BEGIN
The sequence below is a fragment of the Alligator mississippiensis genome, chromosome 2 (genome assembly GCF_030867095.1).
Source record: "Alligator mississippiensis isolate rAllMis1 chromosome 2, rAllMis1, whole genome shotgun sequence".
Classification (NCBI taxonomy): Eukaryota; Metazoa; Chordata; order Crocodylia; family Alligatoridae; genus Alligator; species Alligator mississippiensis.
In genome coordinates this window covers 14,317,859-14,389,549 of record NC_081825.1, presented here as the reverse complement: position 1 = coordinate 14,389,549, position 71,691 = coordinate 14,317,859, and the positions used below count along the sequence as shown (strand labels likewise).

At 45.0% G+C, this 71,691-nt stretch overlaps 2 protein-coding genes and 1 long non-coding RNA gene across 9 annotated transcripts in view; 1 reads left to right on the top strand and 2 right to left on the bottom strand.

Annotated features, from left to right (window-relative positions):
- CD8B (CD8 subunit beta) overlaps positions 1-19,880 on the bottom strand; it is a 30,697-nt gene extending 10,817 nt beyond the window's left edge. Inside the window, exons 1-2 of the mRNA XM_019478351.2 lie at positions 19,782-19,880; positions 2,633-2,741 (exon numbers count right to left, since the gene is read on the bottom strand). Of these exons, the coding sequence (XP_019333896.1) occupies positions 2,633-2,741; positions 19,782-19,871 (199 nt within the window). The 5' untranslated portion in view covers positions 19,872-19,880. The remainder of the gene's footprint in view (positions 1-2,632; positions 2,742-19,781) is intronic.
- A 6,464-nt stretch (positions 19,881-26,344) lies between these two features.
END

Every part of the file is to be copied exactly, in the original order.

The sequence below is a fragment of the Alligator mississippiensis genome, chromosome 2 (genome assembly GCF_030867095.1).
Source record: "Alligator mississippiensis isolate rAllMis1 chromosome 2, rAllMis1, whole genome shotgun sequence".
Classification (NCBI taxonomy): Eukaryota; Metazoa; Chordata; order Crocodylia; family Alligatoridae; genus Alligator; species Alligator mississippiensis.
In genome coordinates this window covers 14,317,859-14,389,549 of record NC_081825.1, presented here as the reverse complement: position 1 = coordinate 14,389,549, position 71,691 = coordinate 14,317,859, and the positions used below count along the sequence as shown (strand labels likewise).

At 45.0% G+C, this 71,691-nt stretch overlaps 2 protein-coding genes and 1 long non-coding RNA gene across 9 annotated transcripts in view; 1 reads left to right on the top strand and 2 right to left on the bottom strand.

Annotated features, from left to right (window-relative positions):
- CD8B (CD8 subunit beta) overlaps positions 1-19,880 on the bottom strand; it is a 30,697-nt gene extending 10,817 nt beyond the window's left edge. Inside the window, exons 1-2 of the mRNA XM_019478351.2 lie at positions 19,782-19,880; positions 2,633-2,741 (exon numbers count right to left, since the gene is read on the bottom strand). Of these exons, the coding sequence (XP_019333896.1) occupies positions 2,633-2,741; positions 19,782-19,871 (199 nt within the window). The 5' untranslated portion in view covers positions 19,872-19,880. The remainder of the gene's footprint in view (positions 1-2,632; positions 2,742-19,781) is intronic.
- A 6,464-nt stretch (positions 19,881-26,344) lies between these two features.